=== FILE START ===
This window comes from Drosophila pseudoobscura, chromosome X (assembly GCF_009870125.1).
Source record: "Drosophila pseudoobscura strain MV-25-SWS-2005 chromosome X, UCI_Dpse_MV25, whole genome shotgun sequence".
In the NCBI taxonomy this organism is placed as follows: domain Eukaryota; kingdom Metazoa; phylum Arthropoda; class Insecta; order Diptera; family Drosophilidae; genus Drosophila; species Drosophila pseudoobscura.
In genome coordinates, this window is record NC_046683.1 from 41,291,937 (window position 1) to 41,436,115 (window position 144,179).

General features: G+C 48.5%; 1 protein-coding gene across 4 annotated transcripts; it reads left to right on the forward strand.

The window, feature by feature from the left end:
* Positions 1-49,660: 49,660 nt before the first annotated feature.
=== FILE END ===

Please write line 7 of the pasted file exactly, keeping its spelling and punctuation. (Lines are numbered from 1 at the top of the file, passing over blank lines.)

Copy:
* Positions 1-49,660: 49,660 nt before the first annotated feature.